An FDA advisory panel offered a mixed view of Boston Scientific‘s (NYSE:BSX) Watchman heart device today, concluding it is probably safe but not particularly effective in reducing the risk of stroke in patients with a certain type of irregular heart beat.
Despite the lack of likely effectiveness, the panel voted 6-5, with 1 abstention, that the benefits outweigh the risks, with some panelists saying it should be an option for patients.
The FDA is not obliged to follow the advice of its advisory panels but typically does so. Boston Scientific is seeking approval of the device to reduce the risk of stroke and blood clots in patients with non-valvular atrial fibrillation who would typically be treated with warfarin, a standard oral treatment that has some limitations.
The advisory panel’s chairman, Dr. Richard Page of the University of Wisconsin School of Medicine & Public Health, broke the tied effectiveness vote. Page said he "always hopes I won’t need to vote," heartwire reported.
"I think this device is important technology," Page said. "[W]e’ve got to have it available, but it’s got to be available for the right people. … I think this device has a home, and we just need the FDA and sponsor to work together on a description and indication that’s appropriate and gives this important technology a place in our armamentarium to care for patients with atrial fibrillation at risk of … embolic stroke."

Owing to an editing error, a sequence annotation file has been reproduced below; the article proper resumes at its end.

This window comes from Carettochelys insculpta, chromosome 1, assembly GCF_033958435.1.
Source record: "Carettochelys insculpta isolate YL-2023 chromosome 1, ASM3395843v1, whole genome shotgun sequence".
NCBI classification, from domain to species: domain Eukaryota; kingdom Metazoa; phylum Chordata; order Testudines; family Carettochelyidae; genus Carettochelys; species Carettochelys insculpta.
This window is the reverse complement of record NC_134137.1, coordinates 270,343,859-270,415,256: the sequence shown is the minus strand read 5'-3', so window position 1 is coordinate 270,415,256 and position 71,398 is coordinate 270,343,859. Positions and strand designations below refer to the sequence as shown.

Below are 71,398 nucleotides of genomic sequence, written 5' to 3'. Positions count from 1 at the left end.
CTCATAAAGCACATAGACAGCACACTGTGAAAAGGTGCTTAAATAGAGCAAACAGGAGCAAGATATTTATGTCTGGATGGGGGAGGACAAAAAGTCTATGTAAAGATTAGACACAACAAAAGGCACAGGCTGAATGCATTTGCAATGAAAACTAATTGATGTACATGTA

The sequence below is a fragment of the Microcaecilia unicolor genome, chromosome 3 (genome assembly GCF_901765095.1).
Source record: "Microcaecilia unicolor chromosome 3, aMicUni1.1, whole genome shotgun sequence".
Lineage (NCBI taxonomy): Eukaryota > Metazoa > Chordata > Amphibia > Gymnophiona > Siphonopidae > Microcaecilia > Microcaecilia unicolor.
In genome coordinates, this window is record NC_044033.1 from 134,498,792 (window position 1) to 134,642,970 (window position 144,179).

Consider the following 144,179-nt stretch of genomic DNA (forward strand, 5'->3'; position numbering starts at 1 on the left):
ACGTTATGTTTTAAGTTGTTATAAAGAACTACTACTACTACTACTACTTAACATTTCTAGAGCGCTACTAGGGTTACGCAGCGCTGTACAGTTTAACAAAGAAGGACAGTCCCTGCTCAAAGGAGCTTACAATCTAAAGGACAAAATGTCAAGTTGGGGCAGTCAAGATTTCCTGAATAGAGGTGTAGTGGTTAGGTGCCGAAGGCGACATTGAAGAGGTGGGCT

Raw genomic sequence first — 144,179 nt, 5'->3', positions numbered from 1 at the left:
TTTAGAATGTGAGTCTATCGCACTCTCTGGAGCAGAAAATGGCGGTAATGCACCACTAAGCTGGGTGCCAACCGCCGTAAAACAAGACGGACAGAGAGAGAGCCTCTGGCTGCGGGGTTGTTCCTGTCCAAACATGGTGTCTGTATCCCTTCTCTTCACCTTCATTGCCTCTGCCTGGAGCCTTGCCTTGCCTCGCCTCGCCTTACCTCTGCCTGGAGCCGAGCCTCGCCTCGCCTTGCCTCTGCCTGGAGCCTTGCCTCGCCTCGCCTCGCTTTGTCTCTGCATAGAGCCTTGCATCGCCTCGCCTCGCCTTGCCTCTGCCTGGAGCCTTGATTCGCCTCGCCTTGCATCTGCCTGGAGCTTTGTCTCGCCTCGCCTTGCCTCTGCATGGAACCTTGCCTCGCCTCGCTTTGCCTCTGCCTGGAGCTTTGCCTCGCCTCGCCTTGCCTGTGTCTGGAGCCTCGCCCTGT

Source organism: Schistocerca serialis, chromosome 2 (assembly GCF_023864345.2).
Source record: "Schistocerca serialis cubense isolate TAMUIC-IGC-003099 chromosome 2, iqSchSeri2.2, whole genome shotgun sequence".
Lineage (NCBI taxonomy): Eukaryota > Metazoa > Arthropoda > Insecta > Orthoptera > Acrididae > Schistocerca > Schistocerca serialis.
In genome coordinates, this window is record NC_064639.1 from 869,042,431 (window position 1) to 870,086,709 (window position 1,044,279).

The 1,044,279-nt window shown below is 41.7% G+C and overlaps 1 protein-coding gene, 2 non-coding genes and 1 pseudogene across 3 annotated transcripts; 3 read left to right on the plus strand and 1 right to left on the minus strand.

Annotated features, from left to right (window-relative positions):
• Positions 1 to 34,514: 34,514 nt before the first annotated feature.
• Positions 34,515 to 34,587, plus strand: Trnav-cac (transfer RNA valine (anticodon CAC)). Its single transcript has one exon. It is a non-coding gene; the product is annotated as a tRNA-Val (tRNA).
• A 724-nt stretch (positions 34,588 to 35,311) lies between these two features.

Several panel members said their "no" vote on efficacy the safety/benefit balance could change if Watchman were approved as an option for 2nd-line therapy or for patients who can’t take warfarin, according to heartwire.
Boston Scientific said it’s "committed to working with the FDA to address the panel’s comments."
"Today’s recommendation by the panel is another step toward making this innovative technology available to high-risk patients with non-valvular atrial fibrillation who are eligible for warfarin, but who have reasons to seek an alternative to long-term therapy," chief medical officer for rhythm management Dr. Kenneth Stein said in prepared remarks. "We continue to believe that the totality of the data for the Watchman device provide reasonable assurance of its safety and efficacy as a treatment alternative for these patients. We look forward to our ongoing discussions with FDA."
Leerink Partners analyst Danielle Antalffy said the panel vote hasn’t changed her view that the FDA will approve Watchman.
"All in, while Watchman barely squeaked by on the ever-important risk vs. benefit question and failed on efficacy, we continue to think Watchman will secure approval on: (1) A clearly compelling safety profile resulting in a unanimously favorable vote; and (2) a clear clinical need based on 14 public speakers vouching for benefits of the device," Antalffy wrote this morning in a note to investors, maintaining her $14 price target and "market perform" rating on the stock. "And while approval may be contingent on a more restrictive label, we believe BSX has been prudently conservative in targeting a $500M ultimate market opportunity that could still leave room for upside."
BSX shares yesterday closed up 3.1% at $12.14 apiece. The stock opened today at $12.09 and was trading at $12.12 per share as of about 10:15 a.m. Eastern, down 0.2%.